Tidbits - November 26, 2020

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  Gamecock fans found out firing a coach before the season ends has repercussions.
  Four players, including three defensive backs, opted out for the remainder of the season. Two of them quit to get ready for the NFL. The other two had other reasons.
  Of course, the firing of Will Muschamp was the impetus. The players  love and admire their coach.
  Saluda players love Stewart Young, but they’ve won 57 games in the last six years, played in four upperstate championships game and won the state championship last year.
  Clemson players love Dabo Sweeney, but they’ve won two national championships and have been in the playoffs every year since they began.
  If the Gamecock players loved their coach so much, why didn’t they perform on the field, why did they give up 159 points in the three games prior to the firing, and why did the three defensive backs who opted out allow Mississippi to throw for 500 yards against the Gamecocks?
  A tweet war began soon after the players quit. The Muschamp player “opters” and in the pros cut down the Gamecock fans. The Gamecock players who played or Spurrier and Holtz, etc., cut down those who criticized the fans and called the “opters” quitters for letting their teammates down, using the phrase “they should play for the name on the front of the jersey, not the name on the back.”
  I was particularly disappointed in Javon Kinlaw and Deebo Samuel, who had some unkind things to say about the Gamecock fans, who spent fortunes to watch them play and cheer them on. Both are now members of the San Francisco 49’ers. I saw, “Stay out west, young men.”
  Saturday, the depleted Gamecocks played their hearts out but lost to Missouri 17-10. Finally, freshman quarterback Luke Doty got a chance to play and almost led Carolina to a come from behind victory.
  Fans have been calling for Doty to play all year, because starter Collin Hill couldn’t out run a light pole. Doty produced. He’s one of the fastest players on the team and made some nice runs. If the fans knew he had the tools, why didn’t the head coach.
  The Gamecocks lost their only receiver Shi Smith to injury early in the game. If Doty had played the whole game with a healthy Smith, maybe Carolina could have won.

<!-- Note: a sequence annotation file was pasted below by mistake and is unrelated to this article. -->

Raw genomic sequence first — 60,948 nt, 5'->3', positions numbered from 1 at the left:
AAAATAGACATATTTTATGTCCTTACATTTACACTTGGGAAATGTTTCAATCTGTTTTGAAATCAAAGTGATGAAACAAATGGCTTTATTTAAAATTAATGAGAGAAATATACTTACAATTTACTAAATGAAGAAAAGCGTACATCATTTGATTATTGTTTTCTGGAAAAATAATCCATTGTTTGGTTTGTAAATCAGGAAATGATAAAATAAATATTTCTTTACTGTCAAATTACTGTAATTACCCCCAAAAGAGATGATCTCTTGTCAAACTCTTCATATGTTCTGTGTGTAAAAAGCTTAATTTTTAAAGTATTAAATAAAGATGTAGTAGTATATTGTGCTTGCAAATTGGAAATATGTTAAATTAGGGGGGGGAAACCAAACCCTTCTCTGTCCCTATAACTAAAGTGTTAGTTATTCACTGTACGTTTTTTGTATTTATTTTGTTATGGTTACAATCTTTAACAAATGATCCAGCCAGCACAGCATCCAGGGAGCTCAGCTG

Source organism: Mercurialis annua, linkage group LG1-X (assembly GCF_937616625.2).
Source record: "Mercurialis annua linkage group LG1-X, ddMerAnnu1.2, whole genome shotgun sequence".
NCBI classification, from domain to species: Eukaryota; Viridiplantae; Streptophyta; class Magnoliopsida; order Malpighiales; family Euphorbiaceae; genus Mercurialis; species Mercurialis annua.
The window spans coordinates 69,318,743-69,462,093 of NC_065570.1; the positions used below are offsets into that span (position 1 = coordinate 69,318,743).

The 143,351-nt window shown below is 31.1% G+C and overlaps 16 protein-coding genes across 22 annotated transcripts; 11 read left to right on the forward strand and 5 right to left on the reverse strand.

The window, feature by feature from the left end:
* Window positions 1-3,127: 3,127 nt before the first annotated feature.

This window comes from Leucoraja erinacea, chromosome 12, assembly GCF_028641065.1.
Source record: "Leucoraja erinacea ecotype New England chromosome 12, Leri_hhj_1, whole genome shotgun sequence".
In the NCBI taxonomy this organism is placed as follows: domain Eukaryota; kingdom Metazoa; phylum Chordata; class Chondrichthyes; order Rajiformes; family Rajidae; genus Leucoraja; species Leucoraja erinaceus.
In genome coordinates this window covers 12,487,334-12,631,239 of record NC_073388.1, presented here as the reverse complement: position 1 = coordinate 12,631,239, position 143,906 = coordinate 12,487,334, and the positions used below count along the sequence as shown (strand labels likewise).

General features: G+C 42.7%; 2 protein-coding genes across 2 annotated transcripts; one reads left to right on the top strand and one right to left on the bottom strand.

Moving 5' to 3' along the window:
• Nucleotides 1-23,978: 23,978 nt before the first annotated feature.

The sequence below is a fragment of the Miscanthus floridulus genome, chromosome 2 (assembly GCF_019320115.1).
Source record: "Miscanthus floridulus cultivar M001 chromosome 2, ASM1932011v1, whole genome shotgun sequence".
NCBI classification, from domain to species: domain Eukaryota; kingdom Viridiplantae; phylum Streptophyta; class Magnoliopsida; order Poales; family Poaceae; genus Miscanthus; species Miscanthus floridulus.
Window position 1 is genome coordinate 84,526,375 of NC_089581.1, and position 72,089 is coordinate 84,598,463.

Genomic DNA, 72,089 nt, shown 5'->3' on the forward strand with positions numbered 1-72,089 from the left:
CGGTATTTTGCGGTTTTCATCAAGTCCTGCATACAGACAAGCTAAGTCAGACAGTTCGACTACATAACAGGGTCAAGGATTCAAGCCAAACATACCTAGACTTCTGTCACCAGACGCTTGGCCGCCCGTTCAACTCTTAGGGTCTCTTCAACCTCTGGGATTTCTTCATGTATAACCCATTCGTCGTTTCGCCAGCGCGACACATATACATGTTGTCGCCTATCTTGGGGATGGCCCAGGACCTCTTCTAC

Muschamp has been fired from two big coaching jobs during the season twice. Ironically, he was fired from the Florida job after the Gators lost to Carolina in overtime. He was allowed to coach the rest of the season, however.
  His “severance” pay from both jobs totals about $20 million, so don’t cry for him.
  He doesn’t need another job. I think he would be an excellent football commentator. He has the personality.
  Only two more games are left on the schedule in this terrible football season for the Gamecocks.
  Hopefully, a new coach will be hired soon and we can .... wait till next year! Where have I heard that  before?

  As I’ve written  before, I should never list people or events from memory.
  Last week, I named the Carolina football coaches in my lifetime. Normally, if I leave someone out of a list, I’ll remember them after the paper is printed.
  For some reason that didn’t work this time. My brother Jamie saw Joe Brent Padgett at the convenience center, and Joe Brent said to him, “I can’t believe Ralph left Joe Morrison out of the list of coaches.
  Joe Morrison, the first coach to lead the Gamecocks to a ten win season, the creator of the best looking uniforms, the coach who proved you could use two quarterbacks, Allen Mitchell and Mike Hold, in every game, the coach of the Fire Ant defense, and I forgot him.
  Joe, tragically, died while he was the Gamecock coach.  If I remember correctly he was only 53. He was succeeded by Sparky Woods.
  One day, I will learn not to list names or events from memory.... Seems like I said that in a column a few weeks ago.

  Mrs. Rosa Eva Rankin was a Saluda legend. She worked well into her 80s operating her beauty shop at her home on the Greenwood.
  She was loved by everyone who knew her.
  I’ve known Lessie Quarrels since I was a little boy. Her son Darrell and I started first grade the same year at Saluda Elementary. We were in different classes, but everyone knew everyone. We were on different little league teams, too, but you get to know all the parents.
  Late in her life, she could be seen at Lunch ‘n Treats all the time. She’d clear the tables or fill tea glasses. Oh, she didn’t work there. She just wanted to help out.
  She was a tiny lady, who was always smiling.
  I’d see Toby Edwards once a year a the Christmas drop-in given by his relatives, Randy and Angie Rita. Many of his Edwards relatives were and are members of Emory Church where I attend.. He was a good man.
  The biggest shock to me came when I got a Facebook message from Mable Robertson asking if I heard Reggie Padgett had died. I assumed his death was in some kind of farm accident, but Mabel told me he died of a heart attack. He was only 46.
  The last time I saw Reggie, he was sitting at a table at Punk’s. Most of the other people at the table were around my age, and we were talking about something, and I said to Reggie, “that was probably  before your time.”
  Now the old folks around the table are left, and Reggie is gone.
  Reggie was an award winning, hard working farmer. He will be greatly missed.